If you’ve ever heard of Miami’s Wynwood neighborhood, then you’ve probably heard about the Wynwood Walls or Wynwood Art Walk. Both have become synonymous with this neighborhood, located north of Downtown and near Midtown.
And there’s no question that the area deserves its artsy reputation. Historically, the emerging art scene helped transform this once-gritty enclave into a true destination. Today, the neighborhood has even more to offer. Being in a city with roads designed more for cars than pedestrians and shopping centers filled with the same national chains you’d find anywhere in America, Wynwood offers a refreshing alternative.
The neighborhood owes its charm, at least in part, to the efforts of local groups, such as the Wynwood Business Improvement District. On a recent tour, Wynwood BID executive director Albert Garcia described the ongoing efforts to improve the streetscape, along with programs to keep the area safe.
The BID is also behind regulations that require developers to adhere to strict design requirements—like including public art in new construction—that have largely dissuaded corporate America from venturing here.
It’s these types of activities—which residents may not even be aware of—that are at the heart of the neighborhood’s transformation from one where people feared to walk at night to one where foot traffic is the norm. On an average Friday or Saturday evening, the streets are alive with pedestrians visiting galleries, shopping, eating, and drinking.
For those looking to extend their stay beyond a visit and live in this neighborhood, this is what it is like to live in Wynwood.
The construction of Wynwood 25, a mixed-use apartment property on 25th Street with a distinctive mural, is a monument to the neighborhood’s ongoing efforts to draw residents who want to live, work, and play in the same area. But if you’re seriously considering buying a home here, you’ll most likely have to look further north and closer to Midtown.
Buyers can find a range of condos in both high- and mid-rise structures, but those looking for single-family homes might be hard pressed to find a home here, although it’s not impossible. With a median sale price of about $350,000, it’s definitely not the cheapest neighborhood in the city, although it’s not the most expensive either.
You can stroll down any of Wynwood’s streets and you’ll find a building with a mural, an art gallery, or even a working artist. There’s no denying the presence of art, but it’s more than just artists who frequent this neighborhood. The monthly art walks are also block parties that feature food trucks, live music, children’s activities such as face painting, and, of course, art. During Art Basel, Wynwood hosts events that many say rival those in South Beach.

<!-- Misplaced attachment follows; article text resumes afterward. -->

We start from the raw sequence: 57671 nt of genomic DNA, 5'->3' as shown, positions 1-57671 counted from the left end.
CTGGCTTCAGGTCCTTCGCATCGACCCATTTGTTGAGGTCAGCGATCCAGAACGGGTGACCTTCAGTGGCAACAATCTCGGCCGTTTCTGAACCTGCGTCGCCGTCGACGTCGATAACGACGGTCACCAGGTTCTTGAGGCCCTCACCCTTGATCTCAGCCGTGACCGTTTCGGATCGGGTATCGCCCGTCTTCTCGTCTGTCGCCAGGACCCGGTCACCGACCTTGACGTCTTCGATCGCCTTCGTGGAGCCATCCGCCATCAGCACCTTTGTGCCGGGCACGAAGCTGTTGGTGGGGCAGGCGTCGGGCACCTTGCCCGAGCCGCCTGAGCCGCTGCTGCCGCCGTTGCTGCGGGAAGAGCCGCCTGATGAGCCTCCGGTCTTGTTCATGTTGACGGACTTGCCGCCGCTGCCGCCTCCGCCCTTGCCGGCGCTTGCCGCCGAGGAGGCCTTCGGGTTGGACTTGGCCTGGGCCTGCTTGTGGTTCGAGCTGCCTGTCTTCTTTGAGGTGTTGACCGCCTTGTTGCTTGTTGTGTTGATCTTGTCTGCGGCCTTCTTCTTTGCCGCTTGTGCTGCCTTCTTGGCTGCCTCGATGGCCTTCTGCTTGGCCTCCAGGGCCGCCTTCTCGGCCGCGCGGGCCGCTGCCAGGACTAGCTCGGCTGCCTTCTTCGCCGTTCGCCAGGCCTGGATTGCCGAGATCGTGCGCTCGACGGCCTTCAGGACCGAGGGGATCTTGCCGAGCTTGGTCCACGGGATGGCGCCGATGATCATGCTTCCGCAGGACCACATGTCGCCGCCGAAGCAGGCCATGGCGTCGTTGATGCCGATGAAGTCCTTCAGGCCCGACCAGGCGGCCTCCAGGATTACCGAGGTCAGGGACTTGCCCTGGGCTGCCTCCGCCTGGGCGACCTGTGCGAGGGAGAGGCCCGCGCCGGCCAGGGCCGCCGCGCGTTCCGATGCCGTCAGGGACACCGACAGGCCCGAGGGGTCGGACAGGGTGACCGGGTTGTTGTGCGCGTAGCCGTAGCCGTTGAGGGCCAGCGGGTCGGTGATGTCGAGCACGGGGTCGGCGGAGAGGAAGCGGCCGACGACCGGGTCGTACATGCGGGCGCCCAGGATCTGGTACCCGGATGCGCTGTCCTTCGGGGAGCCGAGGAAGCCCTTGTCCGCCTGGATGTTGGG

Maybe you’re looking for a kitschy wall hanging that everybody who visits your home points to and asks, “Where did you find that?” or the kind of necklace that earns you compliments no matter what you’re wearing. As much as we all love our old shopping standbys, sometimes you crave something different, and Wynwood is filled with distinctive shopping experiences.
Among offerings are boutiques such as Frangipani which sells handmade artisanal accessories, and Glottman, which sells furniture, gifts, and accessories.
If you’re looking for a reimagined retail experience, pay a visit to Soundlux Audio. Upon entering this warehouse-like setting, you’ll notice the stacks of LPs almost immediately and feel like you’ve just stepped into somebody’s home. The store is set up as a series of “living rooms” for customers to test out the audio products in as if it were their own home.
The store sells Hi-Fi audio equipment, but owner Eric Gould doesn’t just want to sell you equipment—he wants to transform the way you listen to music.
Many neighborhood transformation stories start with the opening of a craft brewery. In Wynwood, it’s the story of J Wakefield Brewing, which opened its doors in 2015 when the area wasn’t quite the draw it is today. In the early days, a new craft beer release drew a line of would-be tasters around the block.
Today, the area has several breweries, such as Concrete Beach Brewery and Wynwood Brewing Company. Those seeking alternatives to craft beer have many choices, such as Gramps, a laid-back establishment that features a range of drinks, along with live music and trivia night, among other activities.
Maybe you’re in the mood for Chinese? Or Japanese? Thai? All of the above? At 1-800 Lucky, you can have all of that and more. The neighborhood’s food hall (hey, every good neighborhood needs one, right?) has eight restaurants and a relaxed, social vibe.
If a food hall isn’t your scene, you have many other choices such as Coyo Taco, KYU, and Beaker & Gray. The choices are so diverse and appealing that the neighborhood is quickly developing a reputation as a Miami food mecca.